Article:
- Arash Markazi, ESPN Staff Writer
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Each Friday we will update you on the four NFL teams most likely move to Los Angeles; ranking them in order of the likeliest to call L.A. home within the next few years.
1. SAN DIEGO CHARGERS (4-6)
Last week: The Chargers lost their fifth straight game of the season to the Chicago Bears. After a 4-1 start to the year, the Chargers now find themselves tied for last place in the AFC West. San Diego fell behind the Bears 31-17 in the third quarter before losing 31-20 and continued their trend of listless second halves in the process. Chargers quarterback Philip Rivers also continued his wildly forgettable season by throwing two more interceptions. He now has an NFL-high 17 interceptions to go with six fumbles, by far the most turnovers in the league for a single player.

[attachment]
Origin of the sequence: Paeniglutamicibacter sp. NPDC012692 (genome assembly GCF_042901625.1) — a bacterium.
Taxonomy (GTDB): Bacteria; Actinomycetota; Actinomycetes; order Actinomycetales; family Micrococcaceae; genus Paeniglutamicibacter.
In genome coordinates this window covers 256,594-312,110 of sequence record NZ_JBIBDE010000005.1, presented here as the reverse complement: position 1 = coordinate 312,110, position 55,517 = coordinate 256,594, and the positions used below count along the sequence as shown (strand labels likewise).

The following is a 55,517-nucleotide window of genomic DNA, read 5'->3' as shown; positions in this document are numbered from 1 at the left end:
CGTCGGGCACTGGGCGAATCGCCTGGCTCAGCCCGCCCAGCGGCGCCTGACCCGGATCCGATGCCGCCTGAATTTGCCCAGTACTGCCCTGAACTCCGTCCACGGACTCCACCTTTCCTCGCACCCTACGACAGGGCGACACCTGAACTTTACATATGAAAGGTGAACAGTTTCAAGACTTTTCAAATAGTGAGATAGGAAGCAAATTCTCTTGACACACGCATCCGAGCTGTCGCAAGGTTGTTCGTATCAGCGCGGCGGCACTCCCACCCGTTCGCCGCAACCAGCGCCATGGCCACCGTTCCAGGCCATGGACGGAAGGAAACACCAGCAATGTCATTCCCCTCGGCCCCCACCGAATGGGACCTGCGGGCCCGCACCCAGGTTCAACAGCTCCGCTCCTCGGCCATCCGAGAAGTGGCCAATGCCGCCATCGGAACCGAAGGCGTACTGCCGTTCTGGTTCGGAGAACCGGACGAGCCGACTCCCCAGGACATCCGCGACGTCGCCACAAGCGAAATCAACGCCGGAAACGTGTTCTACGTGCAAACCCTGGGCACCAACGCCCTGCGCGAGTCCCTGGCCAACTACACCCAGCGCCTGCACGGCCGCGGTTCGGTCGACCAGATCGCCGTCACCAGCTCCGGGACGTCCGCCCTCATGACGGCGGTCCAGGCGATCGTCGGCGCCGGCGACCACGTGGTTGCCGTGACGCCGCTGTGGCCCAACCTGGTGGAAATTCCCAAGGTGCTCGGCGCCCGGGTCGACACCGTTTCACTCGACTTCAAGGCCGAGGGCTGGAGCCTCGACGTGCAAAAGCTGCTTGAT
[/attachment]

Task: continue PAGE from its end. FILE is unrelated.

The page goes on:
This week: San Diego’s last win of the season came Oct. 9 in Denver when Tim Tebow came off the bench and replaced Kyle Orton and nearly led the Broncos to a comeback win. The Chargers will now attempt to break their losing streak by beating Tebow and the Broncos again. Since that game San Diego has lost five straight while Tebow has led Denver to a 4-1 record.
L.A. Story: Chargers president Dean Spanos recently said the team’s slump won’t affect their efforts to build a new stadium in San Diego. “A new stadium is a long-term, big-picture benefit for San Diego,” he said. “I think people understand that.” Chargers special counsel Mark Fabiani has also continued to say that a new stadium tied to a convention center expansion is the “last and best chance” to keep the Chargers in San Diego. If the Chargers continue to lose and miss the playoffs for the second straight year, their “last and best chance” may already be over before the debate on a new stadium can even begin.
2. MINNESOTA VIKINGS (2-8)
Last week: The Vikings’ 27-21 loss to the Oakland Raiders was not as close as the final score would indicate. The Raiders were up 27-7 in the fourth quarter before giving up two late touchdowns. Adrian Peterson finished with only 26 yards on six carries and was helped off the field in the second quarter because of an injured left ankle. The loss dropped the Vikings to 2-8 for the first time since 1962.